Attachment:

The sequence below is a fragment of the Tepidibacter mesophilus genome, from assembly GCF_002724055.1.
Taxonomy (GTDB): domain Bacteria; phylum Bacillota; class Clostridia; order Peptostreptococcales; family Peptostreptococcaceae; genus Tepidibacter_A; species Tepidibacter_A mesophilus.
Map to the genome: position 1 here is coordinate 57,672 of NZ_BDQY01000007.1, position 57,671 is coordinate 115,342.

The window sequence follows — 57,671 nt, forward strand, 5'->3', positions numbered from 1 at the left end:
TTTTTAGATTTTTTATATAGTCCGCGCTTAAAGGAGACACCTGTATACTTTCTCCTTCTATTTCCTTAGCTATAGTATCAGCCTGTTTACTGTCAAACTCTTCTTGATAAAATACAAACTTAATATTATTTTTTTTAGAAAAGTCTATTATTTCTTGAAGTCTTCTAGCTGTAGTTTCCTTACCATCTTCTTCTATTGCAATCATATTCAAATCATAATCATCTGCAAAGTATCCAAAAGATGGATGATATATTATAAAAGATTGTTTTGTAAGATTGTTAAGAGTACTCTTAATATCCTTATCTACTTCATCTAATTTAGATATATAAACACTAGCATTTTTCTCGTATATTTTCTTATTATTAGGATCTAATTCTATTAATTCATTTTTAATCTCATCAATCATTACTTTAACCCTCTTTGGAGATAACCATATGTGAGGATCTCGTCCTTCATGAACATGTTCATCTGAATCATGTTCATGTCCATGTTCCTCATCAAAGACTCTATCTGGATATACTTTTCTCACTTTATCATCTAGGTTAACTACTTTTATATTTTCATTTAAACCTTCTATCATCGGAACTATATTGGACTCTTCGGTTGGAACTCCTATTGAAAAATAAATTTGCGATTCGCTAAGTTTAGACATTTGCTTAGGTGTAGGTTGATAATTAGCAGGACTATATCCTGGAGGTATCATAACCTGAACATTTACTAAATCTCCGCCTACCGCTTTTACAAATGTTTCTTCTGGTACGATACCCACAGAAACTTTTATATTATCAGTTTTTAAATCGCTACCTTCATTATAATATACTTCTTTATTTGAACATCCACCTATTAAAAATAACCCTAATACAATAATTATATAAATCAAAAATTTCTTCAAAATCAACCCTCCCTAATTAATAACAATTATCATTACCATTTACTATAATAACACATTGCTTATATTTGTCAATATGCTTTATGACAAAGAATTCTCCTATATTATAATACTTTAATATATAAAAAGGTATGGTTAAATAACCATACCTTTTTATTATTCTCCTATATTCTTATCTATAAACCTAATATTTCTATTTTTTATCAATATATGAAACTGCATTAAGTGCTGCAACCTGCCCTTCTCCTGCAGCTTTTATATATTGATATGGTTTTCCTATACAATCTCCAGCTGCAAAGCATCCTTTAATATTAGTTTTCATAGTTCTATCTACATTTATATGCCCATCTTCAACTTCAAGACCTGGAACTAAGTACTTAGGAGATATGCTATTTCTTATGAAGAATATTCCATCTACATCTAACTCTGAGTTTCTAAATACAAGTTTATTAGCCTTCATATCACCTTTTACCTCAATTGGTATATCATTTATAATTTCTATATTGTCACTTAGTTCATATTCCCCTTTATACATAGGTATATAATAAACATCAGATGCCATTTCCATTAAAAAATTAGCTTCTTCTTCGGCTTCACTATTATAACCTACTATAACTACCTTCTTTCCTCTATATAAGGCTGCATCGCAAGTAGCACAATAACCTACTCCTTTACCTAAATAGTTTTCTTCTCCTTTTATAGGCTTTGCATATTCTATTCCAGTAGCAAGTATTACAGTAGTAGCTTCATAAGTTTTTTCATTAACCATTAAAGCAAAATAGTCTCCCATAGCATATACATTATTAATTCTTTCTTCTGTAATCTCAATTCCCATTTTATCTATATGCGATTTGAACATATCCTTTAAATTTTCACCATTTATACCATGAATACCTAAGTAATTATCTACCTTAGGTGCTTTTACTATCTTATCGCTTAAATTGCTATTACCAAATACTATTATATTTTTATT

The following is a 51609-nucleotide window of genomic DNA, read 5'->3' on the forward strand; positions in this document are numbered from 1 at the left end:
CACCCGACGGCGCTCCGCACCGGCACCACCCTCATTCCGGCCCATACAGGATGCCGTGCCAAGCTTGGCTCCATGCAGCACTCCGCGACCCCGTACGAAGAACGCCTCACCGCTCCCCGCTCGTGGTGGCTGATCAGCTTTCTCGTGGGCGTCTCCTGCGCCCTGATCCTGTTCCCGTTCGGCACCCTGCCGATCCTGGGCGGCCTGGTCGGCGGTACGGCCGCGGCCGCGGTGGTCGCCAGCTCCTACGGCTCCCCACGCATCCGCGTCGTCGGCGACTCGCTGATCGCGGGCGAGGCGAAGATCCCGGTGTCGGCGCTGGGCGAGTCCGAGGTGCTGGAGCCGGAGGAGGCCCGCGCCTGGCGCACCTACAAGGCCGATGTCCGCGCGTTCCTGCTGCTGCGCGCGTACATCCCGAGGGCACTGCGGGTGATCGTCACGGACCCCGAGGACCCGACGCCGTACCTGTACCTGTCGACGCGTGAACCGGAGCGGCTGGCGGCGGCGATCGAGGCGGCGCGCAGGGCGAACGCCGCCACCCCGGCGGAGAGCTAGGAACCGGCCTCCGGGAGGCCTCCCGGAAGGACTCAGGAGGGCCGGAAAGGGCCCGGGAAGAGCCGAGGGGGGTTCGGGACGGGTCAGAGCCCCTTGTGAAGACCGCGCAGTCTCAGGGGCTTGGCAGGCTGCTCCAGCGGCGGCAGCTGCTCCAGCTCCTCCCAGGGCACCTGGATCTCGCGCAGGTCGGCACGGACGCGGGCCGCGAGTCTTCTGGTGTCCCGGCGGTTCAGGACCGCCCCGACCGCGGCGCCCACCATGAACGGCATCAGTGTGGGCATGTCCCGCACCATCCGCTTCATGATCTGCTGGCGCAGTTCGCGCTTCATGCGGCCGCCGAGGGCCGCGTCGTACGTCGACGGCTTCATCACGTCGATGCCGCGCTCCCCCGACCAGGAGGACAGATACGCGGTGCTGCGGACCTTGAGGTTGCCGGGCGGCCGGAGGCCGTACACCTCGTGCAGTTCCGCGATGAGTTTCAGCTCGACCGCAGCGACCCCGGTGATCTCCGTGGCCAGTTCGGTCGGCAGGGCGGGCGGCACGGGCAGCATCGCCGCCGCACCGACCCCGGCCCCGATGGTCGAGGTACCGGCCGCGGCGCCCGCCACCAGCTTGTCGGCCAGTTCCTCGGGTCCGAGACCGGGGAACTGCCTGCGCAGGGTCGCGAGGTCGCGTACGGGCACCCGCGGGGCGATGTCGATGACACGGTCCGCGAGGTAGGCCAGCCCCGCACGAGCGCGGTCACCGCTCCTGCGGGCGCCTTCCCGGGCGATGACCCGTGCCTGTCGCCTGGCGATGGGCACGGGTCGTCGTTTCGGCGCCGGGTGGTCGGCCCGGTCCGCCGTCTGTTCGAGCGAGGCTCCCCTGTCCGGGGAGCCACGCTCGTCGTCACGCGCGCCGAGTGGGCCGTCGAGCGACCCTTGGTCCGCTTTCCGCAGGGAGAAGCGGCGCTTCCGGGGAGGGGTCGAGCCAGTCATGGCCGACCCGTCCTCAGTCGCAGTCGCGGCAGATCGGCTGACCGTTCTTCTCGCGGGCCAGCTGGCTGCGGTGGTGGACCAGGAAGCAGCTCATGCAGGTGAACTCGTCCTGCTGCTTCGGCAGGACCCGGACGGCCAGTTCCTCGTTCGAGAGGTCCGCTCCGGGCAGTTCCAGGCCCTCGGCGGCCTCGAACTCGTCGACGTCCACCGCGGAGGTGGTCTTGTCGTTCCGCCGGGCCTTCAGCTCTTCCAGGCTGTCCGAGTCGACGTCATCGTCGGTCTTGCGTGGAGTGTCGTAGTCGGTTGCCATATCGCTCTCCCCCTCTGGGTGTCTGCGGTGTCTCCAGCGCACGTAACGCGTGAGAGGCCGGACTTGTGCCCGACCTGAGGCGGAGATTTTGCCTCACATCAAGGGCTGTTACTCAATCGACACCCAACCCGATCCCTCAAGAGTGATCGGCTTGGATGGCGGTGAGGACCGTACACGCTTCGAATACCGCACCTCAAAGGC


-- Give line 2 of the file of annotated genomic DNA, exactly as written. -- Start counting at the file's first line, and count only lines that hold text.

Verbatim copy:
Taxonomy (GTDB): domain Bacteria; phylum Bacillota; class Clostridia; order Peptostreptococcales; family Peptostreptococcaceae; genus Tepidibacter_A; species Tepidibacter_A mesophilus.